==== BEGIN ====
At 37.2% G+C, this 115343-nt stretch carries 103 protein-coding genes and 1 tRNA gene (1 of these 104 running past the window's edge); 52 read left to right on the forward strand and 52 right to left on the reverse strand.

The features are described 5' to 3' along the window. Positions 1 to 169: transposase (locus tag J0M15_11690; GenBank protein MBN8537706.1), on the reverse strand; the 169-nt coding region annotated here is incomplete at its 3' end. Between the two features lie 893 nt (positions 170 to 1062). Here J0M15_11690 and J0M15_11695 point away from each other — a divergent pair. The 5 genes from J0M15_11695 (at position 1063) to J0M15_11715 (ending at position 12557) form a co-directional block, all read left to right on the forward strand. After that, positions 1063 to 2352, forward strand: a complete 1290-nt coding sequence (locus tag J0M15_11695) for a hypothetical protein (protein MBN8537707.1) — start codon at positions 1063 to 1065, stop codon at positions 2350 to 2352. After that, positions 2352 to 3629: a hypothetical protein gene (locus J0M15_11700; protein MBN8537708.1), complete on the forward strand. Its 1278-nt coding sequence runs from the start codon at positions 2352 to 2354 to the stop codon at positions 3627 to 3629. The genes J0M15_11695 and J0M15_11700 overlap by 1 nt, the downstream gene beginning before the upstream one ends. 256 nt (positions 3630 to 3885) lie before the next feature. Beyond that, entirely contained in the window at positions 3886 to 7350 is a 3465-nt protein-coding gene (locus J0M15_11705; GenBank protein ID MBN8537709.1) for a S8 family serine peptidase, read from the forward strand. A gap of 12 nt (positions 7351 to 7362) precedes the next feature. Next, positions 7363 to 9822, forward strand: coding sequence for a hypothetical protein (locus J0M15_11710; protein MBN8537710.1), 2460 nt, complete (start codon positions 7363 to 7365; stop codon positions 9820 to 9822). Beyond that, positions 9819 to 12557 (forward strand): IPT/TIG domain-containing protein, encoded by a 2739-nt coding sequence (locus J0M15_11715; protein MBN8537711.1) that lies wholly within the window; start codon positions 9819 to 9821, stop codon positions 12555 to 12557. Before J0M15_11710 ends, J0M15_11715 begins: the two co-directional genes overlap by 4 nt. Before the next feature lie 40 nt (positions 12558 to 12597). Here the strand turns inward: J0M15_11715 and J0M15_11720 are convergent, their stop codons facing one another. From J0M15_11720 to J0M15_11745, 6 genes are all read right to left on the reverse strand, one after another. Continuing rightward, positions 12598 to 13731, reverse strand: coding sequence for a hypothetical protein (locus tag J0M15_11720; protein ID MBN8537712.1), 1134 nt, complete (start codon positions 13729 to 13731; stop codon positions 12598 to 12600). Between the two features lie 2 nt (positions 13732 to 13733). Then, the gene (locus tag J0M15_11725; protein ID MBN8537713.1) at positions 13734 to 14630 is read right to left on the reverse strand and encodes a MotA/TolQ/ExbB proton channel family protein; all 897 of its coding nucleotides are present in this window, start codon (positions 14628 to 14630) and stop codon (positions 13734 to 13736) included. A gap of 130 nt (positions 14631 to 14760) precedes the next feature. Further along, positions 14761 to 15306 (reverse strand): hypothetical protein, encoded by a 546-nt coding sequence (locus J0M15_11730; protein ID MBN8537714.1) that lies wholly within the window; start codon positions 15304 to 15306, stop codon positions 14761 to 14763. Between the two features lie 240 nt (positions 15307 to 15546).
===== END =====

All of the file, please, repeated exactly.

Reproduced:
At 37.2% G+C, this 115343-nt stretch carries 103 protein-coding genes and 1 tRNA gene (1 of these 104 running past the window's edge); 52 read left to right on the forward strand and 52 right to left on the reverse strand.

The features are described 5' to 3' along the window. Positions 1 to 169: transposase (locus tag J0M15_11690; GenBank protein MBN8537706.1), on the reverse strand; the 169-nt coding region annotated here is incomplete at its 3' end. Between the two features lie 893 nt (positions 170 to 1062). Here J0M15_11690 and J0M15_11695 point away from each other — a divergent pair. The 5 genes from J0M15_11695 (at position 1063) to J0M15_11715 (ending at position 12557) form a co-directional block, all read left to right on the forward strand. After that, positions 1063 to 2352, forward strand: a complete 1290-nt coding sequence (locus tag J0M15_11695) for a hypothetical protein (protein MBN8537707.1) — start codon at positions 1063 to 1065, stop codon at positions 2350 to 2352. After that, positions 2352 to 3629: a hypothetical protein gene (locus J0M15_11700; protein MBN8537708.1), complete on the forward strand. Its 1278-nt coding sequence runs from the start codon at positions 2352 to 2354 to the stop codon at positions 3627 to 3629. The genes J0M15_11695 and J0M15_11700 overlap by 1 nt, the downstream gene beginning before the upstream one ends. 256 nt (positions 3630 to 3885) lie before the next feature. Beyond that, entirely contained in the window at positions 3886 to 7350 is a 3465-nt protein-coding gene (locus J0M15_11705; GenBank protein ID MBN8537709.1) for a S8 family serine peptidase, read from the forward strand. A gap of 12 nt (positions 7351 to 7362) precedes the next feature. Next, positions 7363 to 9822, forward strand: coding sequence for a hypothetical protein (locus J0M15_11710; protein MBN8537710.1), 2460 nt, complete (start codon positions 7363 to 7365; stop codon positions 9820 to 9822). Beyond that, positions 9819 to 12557 (forward strand): IPT/TIG domain-containing protein, encoded by a 2739-nt coding sequence (locus J0M15_11715; protein MBN8537711.1) that lies wholly within the window; start codon positions 9819 to 9821, stop codon positions 12555 to 12557. Before J0M15_11710 ends, J0M15_11715 begins: the two co-directional genes overlap by 4 nt. Before the next feature lie 40 nt (positions 12558 to 12597). Here the strand turns inward: J0M15_11715 and J0M15_11720 are convergent, their stop codons facing one another. From J0M15_11720 to J0M15_11745, 6 genes are all read right to left on the reverse strand, one after another. Continuing rightward, positions 12598 to 13731, reverse strand: coding sequence for a hypothetical protein (locus tag J0M15_11720; protein ID MBN8537712.1), 1134 nt, complete (start codon positions 13729 to 13731; stop codon positions 12598 to 12600). Between the two features lie 2 nt (positions 13732 to 13733). Then, the gene (locus tag J0M15_11725; protein ID MBN8537713.1) at positions 13734 to 14630 is read right to left on the reverse strand and encodes a MotA/TolQ/ExbB proton channel family protein; all 897 of its coding nucleotides are present in this window, start codon (positions 14628 to 14630) and stop codon (positions 13734 to 13736) included. A gap of 130 nt (positions 14631 to 14760) precedes the next feature. Further along, positions 14761 to 15306 (reverse strand): hypothetical protein, encoded by a 546-nt coding sequence (locus J0M15_11730; protein ID MBN8537714.1) that lies wholly within the window; start codon positions 15304 to 15306, stop codon positions 14761 to 14763. Between the two features lie 240 nt (positions 15307 to 15546).